Thursday, May 19, 2011


One of the hallmarks of American justice is that sometimes the guilty go free, even when the court system knows the person is guilty.  This fact often makes prosecutors, judges, and citizens uncomfortable, but our U.S. Constitution demands it.  If police violate the Constitution in the course of their duties, even when the violation was not malicious, the guilty may go free. 

In the case of State v. Fisher, which was decided on May 19, 2011, the Arizona Supreme Court grappled with our pesky Constitution, specifically with the Fourth Amendment that grants citizens "[t]he right of the people to be secure in their persons, houses, papers, and effects, and against unreasonable searches and seizures."  Based on the Fourth Amendment, the courts have ruled that unless there is a recognized exception police must have a warrant to search a home. 

In this case, police were searching for a person suspected of an assault.  In the process of the search, police detained Fisher, and several other people, outside Fisher’s apartment.  Thereafter, the police entered his home without a warrant and found a duffel bag containing marijuana.  The Arizona Supreme Court reasoned that the apartment search was unconstitutional because police lacked reasonable suspicion and probable cause to search a home as the suspects were detained outside the home; accordingly, a warrant was required for the search.  The Arizona Supreme Court decided to exclude evidence found in the illegal search, meaning a jury will never hear of the evidence. 

The court further reasoned as follows: 

We likewise are aware of the high price of suppressing evidence. . . . The principal cost of applying the [exclusionary] rule is, of course, letting guilty and possibly dangerous defendants go free – something that offends basic concepts of the criminal justice system. . . .  But the right to privacy in one’s home is basic to a free society. Thus, specific facts, and not mere conjecture, are required to justify a protective sweep of a residence based on concerns for officer safety.  (Citations and quotations omitted).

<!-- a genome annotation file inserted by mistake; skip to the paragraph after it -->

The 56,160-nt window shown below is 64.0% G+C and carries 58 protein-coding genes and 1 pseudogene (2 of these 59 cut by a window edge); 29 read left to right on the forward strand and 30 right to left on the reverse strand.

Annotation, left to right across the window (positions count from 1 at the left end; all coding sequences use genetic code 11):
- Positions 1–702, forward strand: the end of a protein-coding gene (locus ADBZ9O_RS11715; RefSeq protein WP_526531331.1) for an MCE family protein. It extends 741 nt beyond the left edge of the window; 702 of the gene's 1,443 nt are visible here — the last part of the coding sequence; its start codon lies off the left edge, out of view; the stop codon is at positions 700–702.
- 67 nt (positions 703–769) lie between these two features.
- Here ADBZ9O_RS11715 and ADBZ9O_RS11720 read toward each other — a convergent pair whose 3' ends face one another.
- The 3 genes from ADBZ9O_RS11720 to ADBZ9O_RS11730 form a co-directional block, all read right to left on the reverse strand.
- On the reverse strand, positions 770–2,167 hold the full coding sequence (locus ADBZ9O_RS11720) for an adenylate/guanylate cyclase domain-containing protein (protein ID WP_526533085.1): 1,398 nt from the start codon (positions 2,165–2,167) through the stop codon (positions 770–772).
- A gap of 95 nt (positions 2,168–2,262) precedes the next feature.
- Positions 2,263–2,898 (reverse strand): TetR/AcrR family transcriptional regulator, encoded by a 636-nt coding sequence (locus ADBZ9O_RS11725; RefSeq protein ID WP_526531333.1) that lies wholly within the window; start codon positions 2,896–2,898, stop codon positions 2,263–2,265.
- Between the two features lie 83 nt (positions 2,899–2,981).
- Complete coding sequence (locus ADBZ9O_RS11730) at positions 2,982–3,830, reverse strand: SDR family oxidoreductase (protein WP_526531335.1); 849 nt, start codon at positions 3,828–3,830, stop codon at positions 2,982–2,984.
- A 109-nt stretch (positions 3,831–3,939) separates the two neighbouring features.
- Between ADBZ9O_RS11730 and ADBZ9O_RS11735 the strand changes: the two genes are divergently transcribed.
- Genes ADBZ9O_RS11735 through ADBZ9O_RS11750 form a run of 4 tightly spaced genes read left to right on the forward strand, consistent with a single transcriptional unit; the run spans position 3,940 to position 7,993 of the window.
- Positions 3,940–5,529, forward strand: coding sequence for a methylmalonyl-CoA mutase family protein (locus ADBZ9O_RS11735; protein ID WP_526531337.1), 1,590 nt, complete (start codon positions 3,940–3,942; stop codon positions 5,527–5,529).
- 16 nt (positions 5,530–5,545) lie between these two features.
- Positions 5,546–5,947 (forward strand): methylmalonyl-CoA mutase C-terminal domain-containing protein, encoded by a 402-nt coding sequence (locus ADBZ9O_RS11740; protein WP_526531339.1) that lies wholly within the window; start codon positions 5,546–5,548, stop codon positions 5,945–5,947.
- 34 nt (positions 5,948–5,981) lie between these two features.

The U.S. Constitution is a curious thing.

Tuesday, April 26, 2011


The consumers’ battle against the credit card industry just got tougher because of recent changes to one of Arizona’s statute of limitations.   The change will negatively affect consumers because it increases the time period for which a credit card company can sue upon on a bad debt, from three years to six years.  However, the change creates more certainty for all involved as Arizona’s former law was applied unevenly. 
A “statute of limitation” is the legal time limit for suing on the matter.  The purpose of a statute of limitation is to create finality and certainty for all parties to a dispute. Prior to April 12, 2011, Arizona’s statute of limitation on credit card debt was unclear; therefore, it was applied unevenly.  Some judges applied Arizona Revised Statute § 12-543 to credit card debt, which states that plaintiffs suing upon a “stated or open” account have three years from the default to bring the action.  On the other hand, some courts applied Arizona Revised Statute § 12-548 which gives six years to sue for contracts made in writing.  The uneven application of the law was problematic for judges, creditors, consumers, and attorneys. 

The law was applied unevenly because the definition of “stated or open” account was undefined.  Some judges and attorneys believe that a “stated or open” account is synonymous with “credit card.”  Other judges and lawyers believe that credit cards should be viewed as only a contract made in writing, thus the six year statute of limitation under § 12-548 would apply.  The new legislation has the effect of clarifying the rule by specifically defining what a credit card is and granting the credit card companies six years from the date of first default to bring a cause of action.